Much of the 85-minute film is strong.  However, as evidenced by Squatter and Schmoove, "Gunner Palace" is slow at times and can be dry to the point of boring on occasion.  It was funny watching the guys hang out at Gunner Palace, barbecuing or swimming in Uday's big backyard pool...but, I don't know, after the third scene of this, I thought there were other areas the filmmakers could explore; more background on the translators working for the U.S., or even more on the shoddy equipment issue, or the fact that since the soldiers went over there, some soldiers have been sent back for a second tour (which could have been included in the epilogue).

Otherwise, I thought "Gunner Palace" was great.  Not exceptional, but an interesting take on what the day-to-day life of a soldier over in Iraq is like.

Rating:  $9.50 Show


Comments?  Drop me a line at


Bellview Rating System:

"Opening Weekend":  This is the highest rating a movie can receive.  Reserved for movies that exhibit the highest level of acting, plot, character development, setting...or Salma Hayek.  Not necessarily in that order. 

"$X.XX Show":  This price changes each year due to the inflation of movie prices; currently, it is the $9.50 Show.  While not technically perfect, this is a movie that will still entertain you at a very high level.  "Undercover Brother" falls into this category; it's no "Casablanca", but you'll have a great time watching.  The $9.50 Show won't win any Oscars, but you'll be quoting lines from the thing for ages (see "Office Space"). 

"Matinee":  An average movie that merits no more than a $6.50 viewing at your local theater.  Seeing it for less than $9.50 will make you feel a lot better about yourself.  A movie like "Blue Crush" fits this category; you leave the theater saying "That wasn't too, did you see that Lakers game last night?"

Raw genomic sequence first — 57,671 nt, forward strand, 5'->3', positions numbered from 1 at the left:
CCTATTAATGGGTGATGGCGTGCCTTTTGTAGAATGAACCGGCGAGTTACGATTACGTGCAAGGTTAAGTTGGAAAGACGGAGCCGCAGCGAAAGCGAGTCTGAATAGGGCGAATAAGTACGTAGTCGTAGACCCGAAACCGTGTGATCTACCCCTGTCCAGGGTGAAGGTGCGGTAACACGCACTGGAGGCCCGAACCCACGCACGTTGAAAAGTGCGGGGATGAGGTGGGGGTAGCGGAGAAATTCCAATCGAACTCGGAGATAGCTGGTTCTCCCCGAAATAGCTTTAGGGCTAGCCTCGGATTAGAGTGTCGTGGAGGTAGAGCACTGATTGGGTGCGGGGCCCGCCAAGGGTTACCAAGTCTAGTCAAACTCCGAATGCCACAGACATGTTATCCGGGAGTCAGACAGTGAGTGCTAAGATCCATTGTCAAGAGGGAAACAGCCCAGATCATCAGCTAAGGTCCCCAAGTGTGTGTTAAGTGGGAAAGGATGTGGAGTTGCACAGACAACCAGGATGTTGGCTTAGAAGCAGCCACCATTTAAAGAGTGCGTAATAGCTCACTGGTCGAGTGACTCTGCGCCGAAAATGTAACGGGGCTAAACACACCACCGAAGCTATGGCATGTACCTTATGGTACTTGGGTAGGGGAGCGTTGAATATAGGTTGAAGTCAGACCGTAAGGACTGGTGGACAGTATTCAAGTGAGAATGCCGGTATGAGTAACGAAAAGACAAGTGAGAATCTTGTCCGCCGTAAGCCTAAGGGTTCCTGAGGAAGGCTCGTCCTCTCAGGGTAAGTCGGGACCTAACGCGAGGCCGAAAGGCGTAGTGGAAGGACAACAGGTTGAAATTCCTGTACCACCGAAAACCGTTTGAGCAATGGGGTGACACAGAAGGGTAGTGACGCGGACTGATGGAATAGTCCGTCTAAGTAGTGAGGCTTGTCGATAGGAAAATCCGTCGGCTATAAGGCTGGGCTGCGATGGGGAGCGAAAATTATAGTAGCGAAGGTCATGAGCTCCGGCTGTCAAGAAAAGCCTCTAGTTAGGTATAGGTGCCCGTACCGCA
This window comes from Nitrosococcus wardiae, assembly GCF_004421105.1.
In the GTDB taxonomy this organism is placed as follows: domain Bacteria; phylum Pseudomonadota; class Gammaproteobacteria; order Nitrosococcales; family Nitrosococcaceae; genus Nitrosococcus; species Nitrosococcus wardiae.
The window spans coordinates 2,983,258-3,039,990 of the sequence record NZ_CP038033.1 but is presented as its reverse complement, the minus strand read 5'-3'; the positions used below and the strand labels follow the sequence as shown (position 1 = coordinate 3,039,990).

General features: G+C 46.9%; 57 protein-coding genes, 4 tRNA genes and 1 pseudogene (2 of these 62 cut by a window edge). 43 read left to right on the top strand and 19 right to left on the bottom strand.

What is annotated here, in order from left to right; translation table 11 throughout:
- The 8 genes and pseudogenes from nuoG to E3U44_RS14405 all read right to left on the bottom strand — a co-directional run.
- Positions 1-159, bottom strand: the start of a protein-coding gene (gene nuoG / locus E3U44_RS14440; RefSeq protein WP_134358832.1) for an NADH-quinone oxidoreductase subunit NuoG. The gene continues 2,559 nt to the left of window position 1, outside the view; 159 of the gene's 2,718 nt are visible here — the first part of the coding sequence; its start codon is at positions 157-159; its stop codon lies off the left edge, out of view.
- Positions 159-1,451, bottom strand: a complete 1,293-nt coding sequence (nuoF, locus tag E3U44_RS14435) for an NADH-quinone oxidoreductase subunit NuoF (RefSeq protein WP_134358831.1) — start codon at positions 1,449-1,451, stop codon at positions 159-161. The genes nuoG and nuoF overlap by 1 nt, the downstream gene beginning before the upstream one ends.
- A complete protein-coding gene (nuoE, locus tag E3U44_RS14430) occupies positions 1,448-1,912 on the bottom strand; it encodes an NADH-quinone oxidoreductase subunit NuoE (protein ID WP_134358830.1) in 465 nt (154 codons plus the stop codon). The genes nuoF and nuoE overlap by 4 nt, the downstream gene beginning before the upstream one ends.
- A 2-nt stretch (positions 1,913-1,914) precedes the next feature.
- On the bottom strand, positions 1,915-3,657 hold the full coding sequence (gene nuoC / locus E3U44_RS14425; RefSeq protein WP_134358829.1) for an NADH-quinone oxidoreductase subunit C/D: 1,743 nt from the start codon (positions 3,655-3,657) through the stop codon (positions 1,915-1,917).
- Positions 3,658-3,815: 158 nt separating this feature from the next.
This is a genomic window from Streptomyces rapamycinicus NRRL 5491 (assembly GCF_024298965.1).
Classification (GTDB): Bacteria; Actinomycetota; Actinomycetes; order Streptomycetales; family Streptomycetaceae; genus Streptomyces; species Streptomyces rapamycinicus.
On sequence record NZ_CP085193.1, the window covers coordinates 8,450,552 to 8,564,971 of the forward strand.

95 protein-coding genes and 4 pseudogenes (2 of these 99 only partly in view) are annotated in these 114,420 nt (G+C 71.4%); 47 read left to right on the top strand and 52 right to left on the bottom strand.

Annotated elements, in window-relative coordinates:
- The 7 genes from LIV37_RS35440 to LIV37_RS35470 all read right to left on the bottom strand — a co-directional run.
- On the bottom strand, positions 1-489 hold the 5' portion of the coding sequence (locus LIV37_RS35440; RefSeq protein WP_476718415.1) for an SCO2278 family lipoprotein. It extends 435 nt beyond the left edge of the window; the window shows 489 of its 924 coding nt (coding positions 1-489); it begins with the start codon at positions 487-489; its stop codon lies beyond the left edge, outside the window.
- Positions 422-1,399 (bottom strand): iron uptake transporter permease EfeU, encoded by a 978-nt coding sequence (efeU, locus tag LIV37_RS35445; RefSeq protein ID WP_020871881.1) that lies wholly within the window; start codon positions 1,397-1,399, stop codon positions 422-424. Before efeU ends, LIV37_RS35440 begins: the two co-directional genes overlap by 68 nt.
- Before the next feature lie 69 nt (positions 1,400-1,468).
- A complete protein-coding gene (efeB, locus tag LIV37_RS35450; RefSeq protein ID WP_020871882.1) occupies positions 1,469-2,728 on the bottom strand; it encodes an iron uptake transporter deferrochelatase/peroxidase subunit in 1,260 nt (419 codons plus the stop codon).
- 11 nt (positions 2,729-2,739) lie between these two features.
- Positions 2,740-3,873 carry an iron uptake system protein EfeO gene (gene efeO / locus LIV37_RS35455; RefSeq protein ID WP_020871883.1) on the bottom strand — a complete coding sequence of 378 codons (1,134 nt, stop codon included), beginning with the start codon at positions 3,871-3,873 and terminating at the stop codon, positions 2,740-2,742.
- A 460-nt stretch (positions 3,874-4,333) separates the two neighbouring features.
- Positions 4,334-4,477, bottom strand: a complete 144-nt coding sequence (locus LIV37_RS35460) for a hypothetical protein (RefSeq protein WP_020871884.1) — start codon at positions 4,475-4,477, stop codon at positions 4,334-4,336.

"Rental":  This rating indicates a movie that you see in the previews and say to your friend, "I'll be sure to miss that one."  Mostly forgettable, you couldn't lose too much by going to Hollywood Video and paying $3 to watch it with your sig other, but you would only do that if the video store was out of copies of "Ronin."  If you can, see this movie for free.  This is what your TV Guide would give "one and a half stars." 

"Hard Vice":  This rating is the bottom of the barrel.  A movie that only six other human beings have witnessed, this is the worst movie I have ever seen.  A Shannon Tweed "thriller," it is so bad as to be funny during almost every one of its 84 minutes, and includes the worst ending ever put into a movie.  Marginally worse than "Cabin Boy", "The Avengers" or "Leonard, Part 6", this rating means that you should avoid this movie at all costs, or no costs, EVEN IF YOU CAN SEE IT FOR FREE!  (Warning:  strong profanity will be used in all reviews of "Hard Vice"-rated movies.)

Home | Movie Reviews | Video Roundups | Essays | Game Reviews | Subscribe | Mailbag | About | Search

The "fine print":
All material by Justin Elliot Bell for SMR/Bellview/ except where noted
1999-2009 Justin Elliot Bell This site was last updated 01/08/09